You don't need to make three, but to make one you need about a third of a large circle of fabric, so you may as well use the other two thirds.
That's all good though, because these make excellent Christmas presents - or you can just totally over-hat your own cage
Step 1: Ingredients
Outer fabric (red fleece)
Trim (white fake wool)
Inner fabric (black fleece)
Pins & needles
Padding for the base
Eyelet punch and/or hanging tabs (made from fleece, webbing, whatever)
A blanket with a pattern designed specifically to make it absolutely impossible to find anything of any colour you happen to place on it after you've looked away for a second (unpicker, thread, scissors, friends)
Step 2: Measuring (copying My Measurements)
I want the base of my hats to be 20cm in diameter
I want the cone to be 35cm tall
This means the circle from which the cones will be cut needs to be 36cm in radius (centre point to edge).
Point outer (red) - 36cm radius circle (makes 3)
Point inner (black) - 36cm radius circle (makes 3)
Trim (white) - 36cm radius circle (makes 3)
Base outer (white) - 20cm diameter circle
Base inner (black) - 20cm diameter circle
Padding (foam) - 20cm diameter (ish) circle
Step 3: Measuring (doing It Yourself)
Looking at a cone from the side, you can see that it can be split into two right-angled triangles.
The length of the hypotenuse (the slanted side) of these triangles is equal to the radius of the circle of fabric we need to cut our net from.
In our case this is calculated by:
Square root of (half base length squared + height squared)
sqrt(10^2 + 30^2)
which comes out to:
Once you've drawn out the circle, you need to split it into segments that will form a cone of the proportions you want.
In order to do this, the arc length of the segment will be the same as the circumference of the base of your cone.
In our example the base of our cone is 20cm in diameter which when plugged into the formula:
circumference = pi * (2 * radius)
3.142 * (2 * 10)
You can either use a piece of string this long to measure out your arc or you can use the ratio of the circumference of the pattern circle to the circumference of the cone base to calculate the angle of the segment.
For instance, our cone base circumference is 62.83 cm. The circumference of the circle we drew on the fabric was:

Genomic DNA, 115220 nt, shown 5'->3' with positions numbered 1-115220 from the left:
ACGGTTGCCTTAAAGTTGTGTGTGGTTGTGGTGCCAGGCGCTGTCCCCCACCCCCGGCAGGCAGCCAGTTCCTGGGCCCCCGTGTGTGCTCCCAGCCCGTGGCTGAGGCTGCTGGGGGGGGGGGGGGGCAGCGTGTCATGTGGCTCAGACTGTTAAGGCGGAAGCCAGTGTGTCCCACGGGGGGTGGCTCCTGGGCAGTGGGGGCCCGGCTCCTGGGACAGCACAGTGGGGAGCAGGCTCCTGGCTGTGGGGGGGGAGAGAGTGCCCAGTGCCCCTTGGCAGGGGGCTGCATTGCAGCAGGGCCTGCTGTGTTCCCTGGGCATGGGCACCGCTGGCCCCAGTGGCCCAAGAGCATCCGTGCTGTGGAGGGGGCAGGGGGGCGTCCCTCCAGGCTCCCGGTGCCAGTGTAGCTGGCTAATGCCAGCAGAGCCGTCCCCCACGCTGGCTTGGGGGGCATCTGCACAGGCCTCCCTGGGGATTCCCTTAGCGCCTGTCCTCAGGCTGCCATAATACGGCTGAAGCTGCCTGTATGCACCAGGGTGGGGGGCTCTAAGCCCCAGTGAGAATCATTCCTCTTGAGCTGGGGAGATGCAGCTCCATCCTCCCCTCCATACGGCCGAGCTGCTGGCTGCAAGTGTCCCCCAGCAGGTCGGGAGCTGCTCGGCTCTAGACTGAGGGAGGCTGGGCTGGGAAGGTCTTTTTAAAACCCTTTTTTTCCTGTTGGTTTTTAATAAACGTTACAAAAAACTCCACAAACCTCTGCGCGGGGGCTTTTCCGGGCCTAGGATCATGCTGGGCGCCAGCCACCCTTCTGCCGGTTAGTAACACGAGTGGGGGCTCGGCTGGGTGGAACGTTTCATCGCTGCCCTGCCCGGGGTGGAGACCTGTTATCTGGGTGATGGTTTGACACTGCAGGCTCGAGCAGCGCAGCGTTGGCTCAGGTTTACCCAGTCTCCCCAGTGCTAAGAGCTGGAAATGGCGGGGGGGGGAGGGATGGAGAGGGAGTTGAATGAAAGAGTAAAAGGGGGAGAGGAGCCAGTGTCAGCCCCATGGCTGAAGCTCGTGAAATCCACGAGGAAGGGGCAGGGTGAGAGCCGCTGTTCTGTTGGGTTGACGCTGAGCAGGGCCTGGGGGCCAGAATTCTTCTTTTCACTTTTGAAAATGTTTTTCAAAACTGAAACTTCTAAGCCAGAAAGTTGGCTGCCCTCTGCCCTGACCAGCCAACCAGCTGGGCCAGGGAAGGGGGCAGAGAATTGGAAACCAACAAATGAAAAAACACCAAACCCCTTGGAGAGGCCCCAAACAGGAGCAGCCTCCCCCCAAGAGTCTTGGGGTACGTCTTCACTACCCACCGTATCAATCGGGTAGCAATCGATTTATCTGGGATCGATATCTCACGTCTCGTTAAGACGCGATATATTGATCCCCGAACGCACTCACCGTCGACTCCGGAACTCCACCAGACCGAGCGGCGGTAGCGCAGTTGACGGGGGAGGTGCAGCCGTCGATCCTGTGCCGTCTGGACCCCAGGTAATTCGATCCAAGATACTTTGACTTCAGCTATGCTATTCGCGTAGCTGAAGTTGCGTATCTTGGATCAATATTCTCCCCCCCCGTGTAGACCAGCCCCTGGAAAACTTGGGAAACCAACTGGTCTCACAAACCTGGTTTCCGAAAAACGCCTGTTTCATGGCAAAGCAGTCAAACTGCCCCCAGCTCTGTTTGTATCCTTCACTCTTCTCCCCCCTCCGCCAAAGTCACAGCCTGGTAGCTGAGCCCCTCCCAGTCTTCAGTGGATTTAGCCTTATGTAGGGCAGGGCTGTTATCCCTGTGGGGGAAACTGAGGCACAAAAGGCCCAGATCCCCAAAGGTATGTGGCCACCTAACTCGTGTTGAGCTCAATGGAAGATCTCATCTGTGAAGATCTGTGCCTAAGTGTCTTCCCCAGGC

pi * (2 * radius of pattern circle)
3.142 * (2 * 31.62)
which comes out to:
This means that the ratio of the two circumferences is:
This is the same ratio as 360 degrees of the big circle:angle of the segment therefore:
(360 / 198.67) * 62.83 = the angle in degrees of the segment required which is:
Leaving room for hemming, it seems we could mark off at 120 degrees, making three segments.
Furthermore, it seems like as an approximation, if your cone is 3 units tall and 2 units wide (30cm height, 20cm base diameter), that's a similar calculation to the ratio that gives us the angle of the segment.
If your cone was to be 8 units high by 2 units wide, the angle ought to be 1/8 of a circle.
In this scenario, the base circumference = pi * 2 * 1 = 6.28 and the pattern circle circumference is pi * 2 * 8 which is 50.27
360/50.27*6.2 = 45 degrees
Step 4: Marking and Cutting
First, for the point of my hats you need a circle that's 36cm in radius, divided into three (I'm assuming you're using my measurements here - substitute your own if not).
Tie a pen to a piece of string and then measure 36cm of string from the pen. Holding the end of the string in the middle of the fabric, sketch out a circle with the pen.
Using a protractor and ruler, divide the circle into three sections of 120 degrees.
This is not an exact science - unless you're a hemming pro they're likely to change in shape slightly as you sew anyway.
Your trim is cut from a segment the same as the inner and outer cone parts, but will only come part way up the final cone, so you'll need to make it shorter. Decide how high you want it (don't make it too short - the door needs to fit and you'll lose some height when you sew it all together) and using the pen and string again (or some slightly more sophisticated method if you have one) mark an inner ring and cut it away.
My first experiments showed that you probably don't need your door as big as you think you do. It will stretch, and if it's too big it will look daft.
An archway is the easiest shape to do. If you're some kind of genius and can work out how to hem circles, by all means... but the arch also offers a lot more space for fat rat asses to get in and out. Make sure you mark and cut the door in the same place on each of the three pieces of your cone. Fold the fabric in half to find the middle, and use a template AND pieces you've already put a door in to make sure it all matches up. You can see the sort of size I used in the photos.
Line up your inner, outer and trim to make sure you cut the same size door in the same place on each. Having everything line up nicely now will save you a lot of pain and trouble later on.